The computing system may be configured for determining an azimuthal coordinate in a coordinate system of the geodetic surveying instrument based on the rotatory position of the support unit at the time the assigned LIR is detected.

Optionally, the target or at least one of the targets comprises a retroreflector comprising the light emitter and the computing system is configured for directing the targeting unit at the retroreflector based on the detection of the assigned LIR. For example, the target primarily comprises the light emitter and is extended by a passive retro reflector mechanically linked with the light emitter, wherein the reflector is suitable for geodetic measurements, i.e. being measured by the surveying instrument with regards to distance and angle. Thus, the detection information is advantageously used to support a pointing procedure or locking onto the retro reflector after target detection as additional information or constraint or can even substitute prior art target search procedures, rendering additional search or locking units superfluous.

The optical sensor may be configured for outputting a vertical position information representing a location within the optical sensor where the MLP corresponding with the assigned LIR was received, and wherein the computing system is configured for determining an elevation coordinate in a coordinate system of the geodetic surveying instrument based on the vertical position information. For example, to obtain the elevation position of the target as well, a vertically sectorized field of view can be used, each field of view sector having an optical (sub-)sensor.

The optical sensor may be configured for receiving light with a characteristic wavelength, and wherein the light emitter is configured for emitting light with said characteristic wavelength. The wavelength is preferably within the (near-) infrared range such as 850 nm. Alternatively, the wavelength is in the visible range (monochrome).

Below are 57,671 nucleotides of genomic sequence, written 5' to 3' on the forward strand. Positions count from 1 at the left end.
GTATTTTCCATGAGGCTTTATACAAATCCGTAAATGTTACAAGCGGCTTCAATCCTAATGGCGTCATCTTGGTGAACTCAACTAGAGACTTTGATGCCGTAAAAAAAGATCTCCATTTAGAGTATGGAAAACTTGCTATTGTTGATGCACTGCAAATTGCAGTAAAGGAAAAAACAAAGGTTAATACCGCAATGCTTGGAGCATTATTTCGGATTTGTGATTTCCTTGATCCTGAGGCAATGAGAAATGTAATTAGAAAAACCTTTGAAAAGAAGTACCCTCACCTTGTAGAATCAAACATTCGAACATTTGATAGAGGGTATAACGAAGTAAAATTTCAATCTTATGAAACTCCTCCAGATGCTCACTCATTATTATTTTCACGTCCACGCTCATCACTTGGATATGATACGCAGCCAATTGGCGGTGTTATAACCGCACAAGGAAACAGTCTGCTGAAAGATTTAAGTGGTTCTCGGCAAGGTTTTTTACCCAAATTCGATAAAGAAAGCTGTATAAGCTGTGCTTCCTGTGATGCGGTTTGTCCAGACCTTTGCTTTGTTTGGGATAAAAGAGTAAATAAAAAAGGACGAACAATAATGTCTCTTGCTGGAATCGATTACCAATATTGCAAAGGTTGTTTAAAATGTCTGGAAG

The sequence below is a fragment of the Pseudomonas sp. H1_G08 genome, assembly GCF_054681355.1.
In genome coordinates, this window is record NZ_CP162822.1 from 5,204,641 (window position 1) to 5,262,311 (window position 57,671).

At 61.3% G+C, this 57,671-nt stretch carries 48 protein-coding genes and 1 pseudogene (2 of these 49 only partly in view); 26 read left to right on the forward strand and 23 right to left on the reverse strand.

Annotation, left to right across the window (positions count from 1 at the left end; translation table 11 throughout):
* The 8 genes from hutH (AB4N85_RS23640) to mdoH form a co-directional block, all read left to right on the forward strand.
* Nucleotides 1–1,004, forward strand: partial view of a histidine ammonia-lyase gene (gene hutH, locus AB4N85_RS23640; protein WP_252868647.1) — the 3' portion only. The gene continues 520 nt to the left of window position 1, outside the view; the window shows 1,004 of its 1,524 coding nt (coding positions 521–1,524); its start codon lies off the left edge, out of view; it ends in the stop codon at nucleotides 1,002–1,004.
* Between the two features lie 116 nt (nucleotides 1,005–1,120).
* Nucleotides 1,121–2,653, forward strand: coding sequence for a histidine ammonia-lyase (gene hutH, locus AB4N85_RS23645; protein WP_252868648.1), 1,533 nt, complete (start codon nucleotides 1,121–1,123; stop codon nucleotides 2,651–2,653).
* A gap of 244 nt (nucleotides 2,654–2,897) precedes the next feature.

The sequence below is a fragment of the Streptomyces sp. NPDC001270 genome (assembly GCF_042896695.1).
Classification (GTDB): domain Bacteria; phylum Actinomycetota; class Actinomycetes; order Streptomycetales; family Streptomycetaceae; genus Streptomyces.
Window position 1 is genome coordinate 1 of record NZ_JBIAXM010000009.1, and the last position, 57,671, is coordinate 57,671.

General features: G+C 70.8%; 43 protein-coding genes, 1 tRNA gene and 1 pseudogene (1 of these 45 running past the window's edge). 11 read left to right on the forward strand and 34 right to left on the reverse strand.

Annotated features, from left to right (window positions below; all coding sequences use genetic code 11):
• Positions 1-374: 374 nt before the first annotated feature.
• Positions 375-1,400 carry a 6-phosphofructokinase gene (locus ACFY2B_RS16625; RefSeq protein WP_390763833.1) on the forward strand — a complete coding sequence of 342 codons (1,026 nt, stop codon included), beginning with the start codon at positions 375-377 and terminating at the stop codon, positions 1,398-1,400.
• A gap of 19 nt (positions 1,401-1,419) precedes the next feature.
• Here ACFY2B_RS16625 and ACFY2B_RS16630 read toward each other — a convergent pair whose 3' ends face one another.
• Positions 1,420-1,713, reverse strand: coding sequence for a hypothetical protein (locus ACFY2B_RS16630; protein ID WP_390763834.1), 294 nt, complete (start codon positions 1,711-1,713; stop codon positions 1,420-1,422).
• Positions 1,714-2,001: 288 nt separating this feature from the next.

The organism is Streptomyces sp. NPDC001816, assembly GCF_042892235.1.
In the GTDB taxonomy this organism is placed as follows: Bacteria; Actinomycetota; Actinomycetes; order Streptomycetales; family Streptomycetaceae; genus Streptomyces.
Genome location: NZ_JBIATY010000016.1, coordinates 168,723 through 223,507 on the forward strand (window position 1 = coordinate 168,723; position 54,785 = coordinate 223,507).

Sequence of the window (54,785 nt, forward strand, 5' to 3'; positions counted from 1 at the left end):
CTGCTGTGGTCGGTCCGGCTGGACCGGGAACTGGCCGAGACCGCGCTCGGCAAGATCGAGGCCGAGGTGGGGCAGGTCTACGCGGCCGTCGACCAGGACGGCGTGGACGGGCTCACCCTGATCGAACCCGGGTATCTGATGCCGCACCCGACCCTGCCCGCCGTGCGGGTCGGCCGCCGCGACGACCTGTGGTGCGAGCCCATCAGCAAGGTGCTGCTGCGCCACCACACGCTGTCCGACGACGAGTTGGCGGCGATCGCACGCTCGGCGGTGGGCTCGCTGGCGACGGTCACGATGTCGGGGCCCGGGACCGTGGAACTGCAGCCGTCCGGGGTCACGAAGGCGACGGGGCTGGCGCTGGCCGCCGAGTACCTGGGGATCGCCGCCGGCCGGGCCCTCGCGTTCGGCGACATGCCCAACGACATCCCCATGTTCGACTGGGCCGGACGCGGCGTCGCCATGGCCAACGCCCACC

The target or at least one of the targets, the surveying instrument, and the computing system may comprise a transceiver configured for exchanging data wirelessly.

The target or at least one of the targets may comprise an activation unit configured for activating the light emitter on demand, wherein the surveying instrument or the computing system is configured for transmitting the demand via the transceiver of the target or at least one of the targets.

Optionally, the system comprises multiple geodetic surveying instruments and is configured for execution of said detection of the selected target based on the detected assigned LIR simultaneously by at least two of said multiple geodetic surveying instruments. This is for example advantageous in a machine control use-case wherein more than one TPS shall track the same target on a machine.

Some embodiments of the present invention provide a geodetic system with a target comprising a light emitter emitting modulated light carrying a unique ID, enabling an automatic identification of the target on-the-fly, during the available speed of rotation of the geodetic surveying instrument. If for example the field of view of the optical sensor of the surveying instrument is “azimuth×elevation=3 mrad×36°” and if the surveying instrument rotates with 50 gon/s, the light-emitter of the target will be within the FOV for about only 3.8 ms. However, the system provided herewith enables ultra-high speed identification; it is able to identify the target within this very short time span such as milliseconds. If for example a light pulse with a frequency of 500 kHz is used, within 1 ms 500 pulses are received which is sufficient for determining pulse frequency.

Target identification is possible both under static conditions of the target as well as dynamic conditions (relative movement of target and surveying instrument). The latter is particularly advantageous for surveying of targets mounted e.g. to a vehicle. The horizontal angle of an ID-device (target) can be determined without horizontal sensor resolution, i.e., with a single pixel in horizontal direction. When a very narrow but tall (vertically expanded) field of view is used at the optical sensor of the total station, a moving field of view resides only very briefly on the light emitter of the target. Since identification is very fast, the horizontal angle of a specific target can be detected by reading out the surveying instrument's angle encoder when the highest intensity from the light emitter is received. If the angle detector is synchronized with the computing system, the azimuth position of the target can be determined with an accuracy <3 mrad.